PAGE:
Marking Imports into the U.S.
U.S. Customs and Border Protection (CBP) requires that each good produced abroad and imported into the United States must be marked with the good’s country of origin. Marking is intended for the “ultimate purchaser” of the article, or the last person in the United States who will receive the article in the form in which it was imported.
The marking on the article — or its container, when the container and not the article must be marked — must be located in a conspicuous place as legibly, indelibly, and permanently as the nature of the article permits. If the article or container are not properly marked at the time of importation, a marking duty equal to 10 percent of the article’s customs value will be assessed. This duty can be avoided if the unmarked article is exported, destroyed, or properly marked under CBP supervision before the entry is liquidated.
There are further requirements if the imported article is normally combined with another article after importation but before delivery to the ultimate purchaser. For example, if an empty bottle is imported with the intention of being filled in the United States, that article should be marked with words such as, “Bottle made in (name of country).”
Failure to comply with these requirements may leave you subject to fines from CBP and/or additional costs related to bringing the unmarked merchandise into compliance. Certain imported goods require special marking or are exempt from marking, which will be discussed further below. For a full list of exempt goods and other exceptions, please visit this CBP webpage.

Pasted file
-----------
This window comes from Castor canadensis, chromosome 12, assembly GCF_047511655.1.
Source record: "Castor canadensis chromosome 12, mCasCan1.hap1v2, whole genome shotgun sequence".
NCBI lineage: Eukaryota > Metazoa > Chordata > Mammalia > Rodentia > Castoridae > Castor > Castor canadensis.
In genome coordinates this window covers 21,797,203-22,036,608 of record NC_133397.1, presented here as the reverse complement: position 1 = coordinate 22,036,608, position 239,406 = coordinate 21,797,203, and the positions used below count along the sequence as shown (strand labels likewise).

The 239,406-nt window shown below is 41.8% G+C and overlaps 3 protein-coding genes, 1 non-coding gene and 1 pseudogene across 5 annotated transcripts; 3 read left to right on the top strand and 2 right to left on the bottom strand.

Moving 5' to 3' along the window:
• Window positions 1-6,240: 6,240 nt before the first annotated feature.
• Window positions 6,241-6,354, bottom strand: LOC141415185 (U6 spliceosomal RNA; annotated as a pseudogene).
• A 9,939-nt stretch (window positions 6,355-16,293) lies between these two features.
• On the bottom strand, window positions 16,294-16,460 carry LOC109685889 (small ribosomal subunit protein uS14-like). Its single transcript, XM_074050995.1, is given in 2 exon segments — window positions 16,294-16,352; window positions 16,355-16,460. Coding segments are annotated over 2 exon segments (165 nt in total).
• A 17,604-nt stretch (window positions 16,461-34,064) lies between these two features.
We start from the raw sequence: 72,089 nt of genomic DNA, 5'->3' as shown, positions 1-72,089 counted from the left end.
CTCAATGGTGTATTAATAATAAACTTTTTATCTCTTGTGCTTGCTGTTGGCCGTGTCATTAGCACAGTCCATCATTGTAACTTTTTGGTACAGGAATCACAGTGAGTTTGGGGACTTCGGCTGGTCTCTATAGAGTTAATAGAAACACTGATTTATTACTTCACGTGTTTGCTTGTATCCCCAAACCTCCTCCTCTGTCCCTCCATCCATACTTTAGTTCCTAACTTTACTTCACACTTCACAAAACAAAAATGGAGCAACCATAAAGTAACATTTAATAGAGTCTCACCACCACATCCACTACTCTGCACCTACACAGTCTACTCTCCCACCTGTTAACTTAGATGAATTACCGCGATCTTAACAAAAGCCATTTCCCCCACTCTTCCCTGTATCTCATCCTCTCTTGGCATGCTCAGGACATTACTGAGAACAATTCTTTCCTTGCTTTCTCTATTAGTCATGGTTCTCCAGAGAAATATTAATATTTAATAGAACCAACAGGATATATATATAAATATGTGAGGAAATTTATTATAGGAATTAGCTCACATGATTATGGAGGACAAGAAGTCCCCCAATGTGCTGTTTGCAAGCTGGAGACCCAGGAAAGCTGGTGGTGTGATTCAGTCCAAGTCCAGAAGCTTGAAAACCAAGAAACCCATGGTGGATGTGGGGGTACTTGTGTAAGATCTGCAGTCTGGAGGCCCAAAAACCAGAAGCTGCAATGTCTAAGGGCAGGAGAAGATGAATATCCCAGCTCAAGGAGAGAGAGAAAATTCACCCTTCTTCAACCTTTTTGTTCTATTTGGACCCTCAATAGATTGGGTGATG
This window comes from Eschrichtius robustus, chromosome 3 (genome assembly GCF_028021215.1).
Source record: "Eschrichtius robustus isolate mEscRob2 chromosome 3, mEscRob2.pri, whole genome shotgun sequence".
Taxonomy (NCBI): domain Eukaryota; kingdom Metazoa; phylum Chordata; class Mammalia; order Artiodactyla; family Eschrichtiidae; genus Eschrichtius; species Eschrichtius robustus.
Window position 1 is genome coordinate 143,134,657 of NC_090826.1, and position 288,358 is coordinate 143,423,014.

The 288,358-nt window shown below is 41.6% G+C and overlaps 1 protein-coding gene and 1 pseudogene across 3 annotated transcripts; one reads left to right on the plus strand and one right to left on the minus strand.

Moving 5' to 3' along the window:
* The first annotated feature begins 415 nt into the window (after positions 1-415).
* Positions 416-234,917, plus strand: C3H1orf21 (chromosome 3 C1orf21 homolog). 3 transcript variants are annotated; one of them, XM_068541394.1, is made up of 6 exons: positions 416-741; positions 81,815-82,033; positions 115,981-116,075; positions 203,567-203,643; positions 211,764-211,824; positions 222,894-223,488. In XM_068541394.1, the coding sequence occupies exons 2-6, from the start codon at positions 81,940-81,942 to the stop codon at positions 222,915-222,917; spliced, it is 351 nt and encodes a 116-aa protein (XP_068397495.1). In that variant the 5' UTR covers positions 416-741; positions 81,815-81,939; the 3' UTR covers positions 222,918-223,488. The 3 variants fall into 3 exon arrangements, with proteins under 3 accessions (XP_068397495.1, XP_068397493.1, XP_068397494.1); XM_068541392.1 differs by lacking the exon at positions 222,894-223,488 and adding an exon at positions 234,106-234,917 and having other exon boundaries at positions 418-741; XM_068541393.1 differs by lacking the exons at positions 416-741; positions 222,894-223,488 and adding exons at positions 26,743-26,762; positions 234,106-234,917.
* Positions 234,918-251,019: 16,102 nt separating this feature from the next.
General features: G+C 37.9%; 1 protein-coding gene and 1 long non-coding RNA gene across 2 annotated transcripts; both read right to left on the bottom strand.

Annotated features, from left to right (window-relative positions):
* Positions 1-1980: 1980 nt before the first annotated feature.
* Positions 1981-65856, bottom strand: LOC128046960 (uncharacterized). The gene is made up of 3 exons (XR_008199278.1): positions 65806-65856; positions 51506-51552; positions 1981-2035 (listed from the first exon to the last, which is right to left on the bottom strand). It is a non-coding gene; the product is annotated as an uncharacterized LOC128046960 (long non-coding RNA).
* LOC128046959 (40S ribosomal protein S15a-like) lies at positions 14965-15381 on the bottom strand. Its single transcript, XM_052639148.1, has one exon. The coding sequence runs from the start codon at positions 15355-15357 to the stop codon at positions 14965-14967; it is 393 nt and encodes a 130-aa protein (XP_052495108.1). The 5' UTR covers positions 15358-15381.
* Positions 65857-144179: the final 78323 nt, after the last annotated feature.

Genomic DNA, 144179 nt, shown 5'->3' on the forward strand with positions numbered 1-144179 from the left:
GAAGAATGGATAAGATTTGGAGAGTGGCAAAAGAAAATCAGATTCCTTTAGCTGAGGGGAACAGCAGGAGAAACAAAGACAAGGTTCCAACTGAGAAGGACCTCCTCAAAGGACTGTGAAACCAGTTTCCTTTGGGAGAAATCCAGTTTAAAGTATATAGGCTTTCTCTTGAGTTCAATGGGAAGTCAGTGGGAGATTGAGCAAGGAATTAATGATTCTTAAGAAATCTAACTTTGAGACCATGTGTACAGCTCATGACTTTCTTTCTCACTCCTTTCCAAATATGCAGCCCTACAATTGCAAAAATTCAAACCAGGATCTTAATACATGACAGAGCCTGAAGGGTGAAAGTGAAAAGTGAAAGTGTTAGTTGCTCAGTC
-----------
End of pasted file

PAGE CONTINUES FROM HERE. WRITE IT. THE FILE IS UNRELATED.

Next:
Special Marking Requirements
Certain articles are subject to special country of origin marketing requirements. For example, iron and steel pipe and pipe fittings; manhole rings, frames, or covers; and compress gas cylinders must be marked by one of four methods:
- cast-in-mold lettering,
- etching (acid or electrolytic),
- or engraving.
For a full list of special marking requirements, please visit this CBP webpage.
Additionally, certain imported articles may require marking other than country-of-origin. These special requirements are specified by other agencies and we recommend you contact that agency for any special marking or labeling requirements.
Marking is another important aspect of importing into the U.S., and Trans-Border is here to assist you at every step of the way. If you have any questions, please reach out to Bill Carey, Import Compliance Manager, at email@example.com, or give us a call at (800) 493-9444.